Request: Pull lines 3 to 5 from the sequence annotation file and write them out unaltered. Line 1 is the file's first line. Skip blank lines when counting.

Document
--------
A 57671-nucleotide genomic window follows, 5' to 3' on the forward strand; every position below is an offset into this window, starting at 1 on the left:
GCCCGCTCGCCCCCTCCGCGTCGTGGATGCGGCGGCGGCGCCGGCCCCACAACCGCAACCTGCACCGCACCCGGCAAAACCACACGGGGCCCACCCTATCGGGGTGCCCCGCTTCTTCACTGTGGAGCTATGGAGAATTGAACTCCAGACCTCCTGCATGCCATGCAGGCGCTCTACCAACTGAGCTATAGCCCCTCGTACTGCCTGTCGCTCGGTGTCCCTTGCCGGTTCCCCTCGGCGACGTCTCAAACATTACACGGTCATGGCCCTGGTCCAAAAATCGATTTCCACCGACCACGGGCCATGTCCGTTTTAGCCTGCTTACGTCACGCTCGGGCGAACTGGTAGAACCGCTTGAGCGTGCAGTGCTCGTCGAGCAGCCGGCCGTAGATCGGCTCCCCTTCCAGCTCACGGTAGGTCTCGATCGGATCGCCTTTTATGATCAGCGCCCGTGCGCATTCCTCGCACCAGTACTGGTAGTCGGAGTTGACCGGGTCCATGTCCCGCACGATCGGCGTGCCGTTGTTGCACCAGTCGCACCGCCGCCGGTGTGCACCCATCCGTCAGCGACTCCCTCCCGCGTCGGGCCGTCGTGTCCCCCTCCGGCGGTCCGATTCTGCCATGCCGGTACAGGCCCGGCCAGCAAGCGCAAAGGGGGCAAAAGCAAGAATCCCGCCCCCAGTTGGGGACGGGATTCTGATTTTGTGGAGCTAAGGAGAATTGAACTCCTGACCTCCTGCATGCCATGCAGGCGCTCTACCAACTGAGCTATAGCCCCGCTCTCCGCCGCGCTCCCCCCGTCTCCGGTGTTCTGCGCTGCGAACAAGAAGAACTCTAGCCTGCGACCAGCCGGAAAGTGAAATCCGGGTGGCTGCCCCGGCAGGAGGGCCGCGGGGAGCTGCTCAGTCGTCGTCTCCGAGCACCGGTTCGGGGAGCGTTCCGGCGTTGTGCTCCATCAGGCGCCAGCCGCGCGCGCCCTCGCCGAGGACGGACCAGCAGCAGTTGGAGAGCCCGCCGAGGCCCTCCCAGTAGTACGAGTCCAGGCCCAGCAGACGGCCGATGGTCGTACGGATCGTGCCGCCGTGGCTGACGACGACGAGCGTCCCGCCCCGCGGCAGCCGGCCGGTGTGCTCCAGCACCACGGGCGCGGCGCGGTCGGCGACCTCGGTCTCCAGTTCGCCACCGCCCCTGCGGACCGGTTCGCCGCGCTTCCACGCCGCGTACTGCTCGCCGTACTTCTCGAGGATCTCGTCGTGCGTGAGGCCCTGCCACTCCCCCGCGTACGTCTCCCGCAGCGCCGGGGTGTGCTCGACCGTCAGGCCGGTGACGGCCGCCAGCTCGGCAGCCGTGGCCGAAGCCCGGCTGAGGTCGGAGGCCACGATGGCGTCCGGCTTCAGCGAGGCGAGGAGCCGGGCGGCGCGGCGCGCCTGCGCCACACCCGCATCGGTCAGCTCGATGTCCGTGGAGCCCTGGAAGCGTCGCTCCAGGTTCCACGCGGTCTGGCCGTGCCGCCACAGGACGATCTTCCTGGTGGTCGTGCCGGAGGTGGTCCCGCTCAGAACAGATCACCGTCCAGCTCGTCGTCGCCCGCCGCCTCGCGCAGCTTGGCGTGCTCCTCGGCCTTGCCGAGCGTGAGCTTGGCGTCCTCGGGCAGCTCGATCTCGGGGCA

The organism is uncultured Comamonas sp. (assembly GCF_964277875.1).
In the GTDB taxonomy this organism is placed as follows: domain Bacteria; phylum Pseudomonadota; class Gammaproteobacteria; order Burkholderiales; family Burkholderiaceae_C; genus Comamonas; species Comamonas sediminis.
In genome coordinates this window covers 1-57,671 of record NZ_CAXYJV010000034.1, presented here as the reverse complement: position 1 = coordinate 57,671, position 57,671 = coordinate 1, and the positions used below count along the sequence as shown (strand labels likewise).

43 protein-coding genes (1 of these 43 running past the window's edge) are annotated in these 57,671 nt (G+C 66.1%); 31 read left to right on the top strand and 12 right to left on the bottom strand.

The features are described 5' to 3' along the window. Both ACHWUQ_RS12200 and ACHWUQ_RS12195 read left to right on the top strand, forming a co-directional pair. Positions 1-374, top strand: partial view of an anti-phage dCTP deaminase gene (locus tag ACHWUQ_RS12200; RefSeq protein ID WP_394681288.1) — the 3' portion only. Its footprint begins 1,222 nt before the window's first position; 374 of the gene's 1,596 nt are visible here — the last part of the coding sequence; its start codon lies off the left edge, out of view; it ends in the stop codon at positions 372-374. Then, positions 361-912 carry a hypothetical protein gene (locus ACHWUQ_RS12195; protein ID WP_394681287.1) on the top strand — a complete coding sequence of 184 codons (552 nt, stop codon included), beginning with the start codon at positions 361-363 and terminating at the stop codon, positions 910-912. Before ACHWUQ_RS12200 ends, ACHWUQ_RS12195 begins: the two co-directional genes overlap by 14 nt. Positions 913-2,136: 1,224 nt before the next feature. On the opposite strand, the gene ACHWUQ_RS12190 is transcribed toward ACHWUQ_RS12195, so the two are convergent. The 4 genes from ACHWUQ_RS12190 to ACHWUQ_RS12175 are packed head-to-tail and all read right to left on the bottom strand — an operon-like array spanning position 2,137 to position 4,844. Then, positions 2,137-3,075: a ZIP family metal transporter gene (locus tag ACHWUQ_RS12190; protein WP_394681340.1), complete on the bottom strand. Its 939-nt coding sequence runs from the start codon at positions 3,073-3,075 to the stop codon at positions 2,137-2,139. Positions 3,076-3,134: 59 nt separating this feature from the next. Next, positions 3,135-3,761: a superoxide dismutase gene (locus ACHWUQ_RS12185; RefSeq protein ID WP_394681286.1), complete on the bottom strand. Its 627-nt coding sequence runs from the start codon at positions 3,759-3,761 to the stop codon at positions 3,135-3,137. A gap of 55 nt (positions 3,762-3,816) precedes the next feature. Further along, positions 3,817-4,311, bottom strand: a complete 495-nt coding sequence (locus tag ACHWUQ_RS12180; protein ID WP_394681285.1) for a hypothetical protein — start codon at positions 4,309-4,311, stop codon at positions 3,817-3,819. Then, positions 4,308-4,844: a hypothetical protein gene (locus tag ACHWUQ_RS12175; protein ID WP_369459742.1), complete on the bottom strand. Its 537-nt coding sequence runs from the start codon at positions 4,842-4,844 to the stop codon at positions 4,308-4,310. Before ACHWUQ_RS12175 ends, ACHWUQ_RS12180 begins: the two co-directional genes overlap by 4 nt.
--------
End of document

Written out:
The organism is uncultured Comamonas sp. (assembly GCF_964277875.1).
In the GTDB taxonomy this organism is placed as follows: domain Bacteria; phylum Pseudomonadota; class Gammaproteobacteria; order Burkholderiales; family Burkholderiaceae_C; genus Comamonas; species Comamonas sediminis.
In genome coordinates this window covers 1-57,671 of record NZ_CAXYJV010000034.1, presented here as the reverse complement: position 1 = coordinate 57,671, position 57,671 = coordinate 1, and the positions used below count along the sequence as shown (strand labels likewise).